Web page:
This collection of short stories has one common theme: witches. Good, evil, male, female, old, and young–these magical beings and tales of their exploits are all included. The anthology starts and ends with the best of the bunch, kicking off with Diane Peterfreund’s “Stray Magic,” which tells of a stray dog rescued by a shelter worker that begins to communicate with her and pleads for help finding her master (a wizard to whom the Labrador is the “familiar”). The final story is Margo Lanagan’s “Crow and Caper, Caper and Crow,” another gem detailing Pen, an aging witch, embarking on a journey across the sea to bless her brand-new baby granddaughter–but the clever witch is in for a surprise when she lays eyes on the new addition. Peter S. Beagle’s “Great-Grandmother in the Cellar” assaults readers much like the protagonist’s great-grandmother claws her way out of the dirt in the wine cellar where her bones have been buried for years. Yet, great-grandmother is the good witch in this spooky tale. Another standout is Ellen Klages’s “The Education of a Witch,” about a young girl’s growing fascination with witches. It includes the most memorable scene in the book. As supernatural-themed stories are extremely popular and good short-story collections are hard to find, this one is an excellent addition. Though a few of the selections are wordy and not particularly compelling, the great ones more than make up for them.

Children's Literature:
Fantasy lovers will enjoy the great stories by authors they are familiar with but also some new ones to add to their reading lists.

VOYA - Laura Perenic
Under My Hat is a collection of eighteen short stories written expressly by juvenile and young adult authors. All the stories, inspired by magic, are new, an important factor since short story collections often suffer from out-of-date additions that taint the whole book. Authors known for their fantasy writing—like Isobelle Carmody, Neil Gaiman, and Jane Yolen—lend their creative touches to various stories. Despite the different authors, some unique themes appear that are not promising. Often the stories have only one uniquely magical element that carry the plot. A collection that draws inspiration from witches and wizards should include a few more pieces in which the world described is fully steeped in magic, like Garth Nix's "Handful of Ashes." Many of the characters are young children—or read as if they are—when, in fact, they are meant to be young adults. Character development, a struggle for many short story writers, prevents many of the teen protagonists from being properly appreciated as young adults. One of the better written sections is Strahan's "Introduction: Looking Under the Hat," a quick but fascinating history of witches and their pointy hats. A stand-out story that mirrors the book's original premise is "Which Witch" by Patricia McKillip. At more than 400 pages long, Under My Hat is intended for older readers. Unfortunately, the weak stories seem to reinforce that magic is for children and that teens will outgrow a belief in sorcery. Reviewer: Laura Perenic
Kirkus Reviews
Eighteen short tales about witches by some of the wickedest names in fantasy make for a rich anthology. It is inevitable that a collection like this be uneven, but the overall quality is high, even if the stories occasionally suffer from a sameness despite their deeply varied origins. The writers are simply stellar: Ellen Kushner, Frances Hardinge, Charles de Lint, Tanith Lee, Ellen Klages and Holly Black, among others. Neil Gaiman's contribution is a witchy, weird poem. Garth Nix's "A Handful of Ashes" features a library and librarian. Delia Sherman's "The Witch in the Woods" is beautiful and romantic, with deer and bear shape-shifters and no small darkness. Jim Butcher has a Harry Dresden story ("B is for Bigfoot"), and it's terrific. Jane Yolen makes Hans Christian Andersen's life a tale itself, and Patricia McKillip's "Which Witch" makes loud music and crow magic elegantly. The best, however, may be Peter S. Beagle's "Great-Grandmother in the Cellar" (yes, she is, and she goes back there, too, but not the way she came, in this "Sleeping Beauty" variant). Readers will find much to enjoy, especially if taken in smaller bites rather than all at once. (about the authors) (Fantasy anthology. 10 & up)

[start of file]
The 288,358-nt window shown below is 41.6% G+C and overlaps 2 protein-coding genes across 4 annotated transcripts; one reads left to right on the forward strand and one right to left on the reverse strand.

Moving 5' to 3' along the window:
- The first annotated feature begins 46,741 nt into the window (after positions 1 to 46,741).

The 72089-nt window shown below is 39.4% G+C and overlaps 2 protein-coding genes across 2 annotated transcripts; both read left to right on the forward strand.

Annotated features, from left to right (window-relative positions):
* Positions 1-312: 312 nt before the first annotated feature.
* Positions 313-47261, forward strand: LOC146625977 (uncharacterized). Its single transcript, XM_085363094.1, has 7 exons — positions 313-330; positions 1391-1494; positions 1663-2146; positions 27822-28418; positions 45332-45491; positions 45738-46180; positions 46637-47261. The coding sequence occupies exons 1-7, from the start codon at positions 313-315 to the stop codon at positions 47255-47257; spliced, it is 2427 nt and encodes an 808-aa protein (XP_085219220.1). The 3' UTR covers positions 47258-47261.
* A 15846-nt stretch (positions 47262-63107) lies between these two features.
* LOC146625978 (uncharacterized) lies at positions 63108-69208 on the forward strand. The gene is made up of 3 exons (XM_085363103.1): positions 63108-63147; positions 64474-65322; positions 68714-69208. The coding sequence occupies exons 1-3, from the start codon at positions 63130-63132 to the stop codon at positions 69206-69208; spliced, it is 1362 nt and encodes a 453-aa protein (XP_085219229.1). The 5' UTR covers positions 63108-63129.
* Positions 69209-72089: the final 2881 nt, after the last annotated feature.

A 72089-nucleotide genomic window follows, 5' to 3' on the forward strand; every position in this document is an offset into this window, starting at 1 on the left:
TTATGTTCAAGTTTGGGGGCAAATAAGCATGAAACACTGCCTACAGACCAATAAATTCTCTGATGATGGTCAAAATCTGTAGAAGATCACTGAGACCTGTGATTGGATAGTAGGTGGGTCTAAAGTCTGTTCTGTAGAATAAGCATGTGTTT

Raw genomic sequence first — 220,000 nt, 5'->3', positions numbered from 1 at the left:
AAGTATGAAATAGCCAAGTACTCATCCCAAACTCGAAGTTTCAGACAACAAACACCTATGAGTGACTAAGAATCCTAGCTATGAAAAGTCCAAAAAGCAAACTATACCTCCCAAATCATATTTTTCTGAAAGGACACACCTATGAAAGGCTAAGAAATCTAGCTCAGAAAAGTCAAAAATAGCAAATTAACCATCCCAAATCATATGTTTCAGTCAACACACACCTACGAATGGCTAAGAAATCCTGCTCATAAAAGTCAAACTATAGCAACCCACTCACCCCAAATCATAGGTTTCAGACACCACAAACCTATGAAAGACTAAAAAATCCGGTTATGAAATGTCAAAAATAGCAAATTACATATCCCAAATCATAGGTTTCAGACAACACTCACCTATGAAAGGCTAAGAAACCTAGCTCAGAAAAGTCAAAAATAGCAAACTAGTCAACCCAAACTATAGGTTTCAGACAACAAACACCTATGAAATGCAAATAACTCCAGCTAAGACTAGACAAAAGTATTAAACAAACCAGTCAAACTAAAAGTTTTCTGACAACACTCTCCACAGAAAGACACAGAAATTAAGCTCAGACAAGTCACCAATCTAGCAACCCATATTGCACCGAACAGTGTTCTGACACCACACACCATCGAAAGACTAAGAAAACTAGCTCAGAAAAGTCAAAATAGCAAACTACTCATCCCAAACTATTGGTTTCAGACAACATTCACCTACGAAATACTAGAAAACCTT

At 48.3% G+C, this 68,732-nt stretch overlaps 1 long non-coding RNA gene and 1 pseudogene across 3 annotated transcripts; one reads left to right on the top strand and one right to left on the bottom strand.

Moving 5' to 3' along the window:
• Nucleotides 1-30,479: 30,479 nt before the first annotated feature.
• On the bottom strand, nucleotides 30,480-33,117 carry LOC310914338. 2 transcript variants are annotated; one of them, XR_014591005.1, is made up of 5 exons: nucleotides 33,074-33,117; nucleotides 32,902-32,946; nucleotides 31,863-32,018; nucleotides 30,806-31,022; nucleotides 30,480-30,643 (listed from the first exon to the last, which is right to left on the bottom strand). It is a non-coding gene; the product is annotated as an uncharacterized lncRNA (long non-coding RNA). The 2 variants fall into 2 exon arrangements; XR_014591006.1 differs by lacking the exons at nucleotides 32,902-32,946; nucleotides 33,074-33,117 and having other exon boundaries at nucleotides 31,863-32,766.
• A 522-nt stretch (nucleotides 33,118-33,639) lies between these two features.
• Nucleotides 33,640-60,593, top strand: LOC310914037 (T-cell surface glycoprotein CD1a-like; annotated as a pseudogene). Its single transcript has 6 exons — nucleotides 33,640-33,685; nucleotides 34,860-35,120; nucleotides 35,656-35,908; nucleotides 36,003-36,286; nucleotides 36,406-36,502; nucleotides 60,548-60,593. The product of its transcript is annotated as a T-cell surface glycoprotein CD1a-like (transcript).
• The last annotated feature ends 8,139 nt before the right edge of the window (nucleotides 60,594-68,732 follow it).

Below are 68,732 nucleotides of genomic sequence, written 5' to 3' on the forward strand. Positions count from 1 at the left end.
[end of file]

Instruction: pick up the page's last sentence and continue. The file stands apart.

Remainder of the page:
Children's Literature - Kasey Giard
It all begins with a hat, more particularly with what is beneath the hat. This collection of stories about witches ranges from tales featuring the more traditional type of female spell-caster to mysterious traveling men with unusual powers. Witches star as heroes, as the new grandmother who journeys to bless her new child or the woman who must take back the gemstone from a demon. But these masters of sorcery are not always so benevolent. They may trick a young poet into a terrible bargain as in the story of the Ice Witch with the terrible frozen castle, or murder innocent men as in the story of the desert vampire witch. One story features a witch rock band. Another weaves a tale about the life of Hans Christian Andersen. Each writer proves his or her merit with the creativity and power of each of the stories in this collection. Fantasy lovers will enjoy the great stories by authors they are familiar with but also some new ones to add to their reading lists. Recommended. Reviewer: Kasey Giard